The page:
A Credit Card Sysytem is a type of retail transaction
settlement and credit system, named after the small plastic
card issued to users of the system. A credit card is different
from a debit card in that the credit card issuer loans the
consumer money rather than having the money removed from an
account. All credit cards are the same shape and size, as
specified by the ISO 7810 standard.
A credit card user is issued with the card after approval
from a provider (often a bank, but sometimes a specialised
credit card provider such as American Express or Diners' Club),
in which they will be able to make purchases from merchants
supporting that credit card up to a prenegotiated credit limit.
When a purchase is made, the credit card user indicates their
consent to pay, usually by signing a receipt with a record
of the card details and indicating the amount to be paid.
More recently, electronic verification systems have allowed
merchants (using a strip of magnetized material on the card
holding information in a similar manner to magnetic tape or
a floppy disk) to verify that the card is valid and the credit
card customer has sufficient credit to cover the purchase
in a few seconds, allowing the verification to happen at time
of purchase. Some services can be paid for over the telephone
by credit card merely by quoting the number embossed onto
the card (the credit card number), and they can be used in
a similar manner to pay for purchases from online vendors.
Each month, the credit card user is sent a statement indicating
the purchases undertaken with the card, and the total amount
owing. The cardholder must then pay a minimum proportion of
the bill by a due date, and may choose to pay more or indeed
pay the entire amount owing. The credit provider charges interest
on the amount owing (typically, a fairly high rate much higher
than most other forms of debt). Typically, a credit card issuers
will waive interest charges if the balance is paid in full
each month, which allows the credit card to serve as a form
of revolving credit.
As well as profits through interest, card companies charge
merchants fees for money transfer. When the companies formally
or informally prevent these fees from being passed on to credit
card users but instead require them to be spread among all
customers, this raises the possibility of a harmful market
imperfection through the mechanism of the Tragedy of the commons.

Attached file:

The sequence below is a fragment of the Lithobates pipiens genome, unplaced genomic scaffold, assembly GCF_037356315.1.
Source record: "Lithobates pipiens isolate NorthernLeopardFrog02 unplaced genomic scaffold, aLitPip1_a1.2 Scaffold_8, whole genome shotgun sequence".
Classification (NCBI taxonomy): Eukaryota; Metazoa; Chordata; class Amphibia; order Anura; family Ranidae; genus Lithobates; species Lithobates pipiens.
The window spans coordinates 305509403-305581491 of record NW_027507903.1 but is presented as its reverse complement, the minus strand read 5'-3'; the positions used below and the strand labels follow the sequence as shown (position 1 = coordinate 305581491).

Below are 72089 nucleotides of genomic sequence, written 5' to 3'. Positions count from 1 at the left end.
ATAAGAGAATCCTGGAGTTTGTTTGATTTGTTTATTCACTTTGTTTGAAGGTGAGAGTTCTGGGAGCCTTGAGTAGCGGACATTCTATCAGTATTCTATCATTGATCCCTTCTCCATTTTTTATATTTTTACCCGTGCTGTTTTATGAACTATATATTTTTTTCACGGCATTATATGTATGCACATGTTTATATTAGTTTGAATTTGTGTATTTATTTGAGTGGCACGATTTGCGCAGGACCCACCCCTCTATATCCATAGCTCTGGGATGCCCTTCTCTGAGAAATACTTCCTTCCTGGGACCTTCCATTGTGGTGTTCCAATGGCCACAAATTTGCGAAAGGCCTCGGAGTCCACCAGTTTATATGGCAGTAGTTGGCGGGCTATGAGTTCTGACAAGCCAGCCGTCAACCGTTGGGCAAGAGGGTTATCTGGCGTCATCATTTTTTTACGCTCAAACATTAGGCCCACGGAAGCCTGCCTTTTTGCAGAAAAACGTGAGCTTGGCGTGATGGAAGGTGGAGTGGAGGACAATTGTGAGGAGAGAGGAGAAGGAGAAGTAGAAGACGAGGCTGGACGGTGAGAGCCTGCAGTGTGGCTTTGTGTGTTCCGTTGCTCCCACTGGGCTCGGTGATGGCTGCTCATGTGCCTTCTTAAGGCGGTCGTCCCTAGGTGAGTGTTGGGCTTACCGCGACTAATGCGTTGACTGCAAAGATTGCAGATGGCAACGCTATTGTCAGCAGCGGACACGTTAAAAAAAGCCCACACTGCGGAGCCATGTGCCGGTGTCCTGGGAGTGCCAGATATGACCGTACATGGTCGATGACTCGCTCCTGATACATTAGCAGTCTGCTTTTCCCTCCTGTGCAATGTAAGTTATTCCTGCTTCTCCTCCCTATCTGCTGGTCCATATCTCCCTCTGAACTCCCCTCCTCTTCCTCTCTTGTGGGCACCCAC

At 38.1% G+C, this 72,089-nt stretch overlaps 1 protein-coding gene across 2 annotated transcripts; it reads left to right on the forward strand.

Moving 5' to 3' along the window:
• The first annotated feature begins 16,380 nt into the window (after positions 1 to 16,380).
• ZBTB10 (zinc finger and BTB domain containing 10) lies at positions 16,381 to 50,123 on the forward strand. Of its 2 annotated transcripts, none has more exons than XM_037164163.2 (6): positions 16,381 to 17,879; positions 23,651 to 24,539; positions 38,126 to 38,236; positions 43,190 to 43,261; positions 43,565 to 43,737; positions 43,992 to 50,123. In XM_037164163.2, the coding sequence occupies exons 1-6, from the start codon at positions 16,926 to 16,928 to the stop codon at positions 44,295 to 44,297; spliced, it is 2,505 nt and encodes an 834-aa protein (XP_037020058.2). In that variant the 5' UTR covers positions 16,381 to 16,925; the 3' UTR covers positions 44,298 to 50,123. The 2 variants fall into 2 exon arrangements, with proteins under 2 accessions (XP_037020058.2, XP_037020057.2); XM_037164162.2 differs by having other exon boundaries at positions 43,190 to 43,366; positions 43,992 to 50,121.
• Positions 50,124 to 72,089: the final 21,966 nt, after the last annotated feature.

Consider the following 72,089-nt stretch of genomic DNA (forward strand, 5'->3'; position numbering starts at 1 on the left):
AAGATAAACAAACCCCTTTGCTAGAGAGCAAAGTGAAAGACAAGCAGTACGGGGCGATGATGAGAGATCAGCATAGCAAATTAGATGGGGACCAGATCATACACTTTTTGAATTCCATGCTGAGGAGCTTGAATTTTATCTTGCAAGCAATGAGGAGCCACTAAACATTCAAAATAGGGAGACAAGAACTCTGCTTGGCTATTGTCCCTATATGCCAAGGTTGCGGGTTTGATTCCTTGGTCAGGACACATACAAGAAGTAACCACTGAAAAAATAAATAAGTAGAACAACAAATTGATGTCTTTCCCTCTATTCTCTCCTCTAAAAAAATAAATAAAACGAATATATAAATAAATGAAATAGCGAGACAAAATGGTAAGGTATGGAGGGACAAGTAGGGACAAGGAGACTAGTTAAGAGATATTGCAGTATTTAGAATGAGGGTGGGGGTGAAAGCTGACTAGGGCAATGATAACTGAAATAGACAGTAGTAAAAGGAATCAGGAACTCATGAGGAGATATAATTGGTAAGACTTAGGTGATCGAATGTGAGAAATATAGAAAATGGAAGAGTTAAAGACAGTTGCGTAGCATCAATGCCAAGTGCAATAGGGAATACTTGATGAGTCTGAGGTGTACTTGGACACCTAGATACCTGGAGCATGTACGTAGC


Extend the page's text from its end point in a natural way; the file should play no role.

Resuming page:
Australia is currently acting to reduce this by allowing merchants
to apply surcharges for credit card users. Credit card companies
generally do provide a guarantee the merchant will be paid
on legitimate transactions regardless of whether the consumer
pays their credit card bill. However, credit card companies
generally will not pay a merchant if the consumer challenges
the legitimacy of the transaction and will fine merchants
who have a large number of chargebacks.
The credit card was the successor of a variety of merchant
credit schemes. The concept of paying merchants using a card
was invented in 1950 with Diners Club invention of the charge
card, which is similar but required the entire bill to be
paid with each statement. Credit card service was first offered
As well as convenient, accessible credit, the cards offered
consumers an easy way to track expenses, which is necessary
both for monitoring personal expenditure and the tracking
of work-related expenses for taxation and reimbursement purposes.
They have now spread worldwide, and are offered in a huge
variety of permutations with differing credit limits, repayment
arrangements (some cards offer interest-free periods, while
others do not but compensate with much lower interest rates),
and other perks (such as rewards schemes in which points "earned"
for purchasing goods with the card can be reclaimed for further
goods and services). In addition, some countries such as the
United States limit the amount that a consumer can be held
liable for fraudulent transactions which shifts the liability
to the merchant. This encourages the use of credit cards for
electronic and mail order transactions. They have spread far
and wide beyond their initial market of the wealthy businessman
and are now ubiquitous amongst the middle class of most Western
The relatively low security of the credit card system presents
many opportunities for fraud. However, this does not imply
that the system is broken. The goal of the credit card companies
is not to eliminate fraud, it is to reduce it to manageable
levels, such that the total cost of both fraud and fraud prevention
is minimised. This implies that high-cost low-return fraud
prevention measures will not be used if their cost exceeds
the potential gains from fraud reduction. This opportunity
for fraud has created a black market in stolen credit card
numbers, which must generally be used quickly before the card
is reported stolen.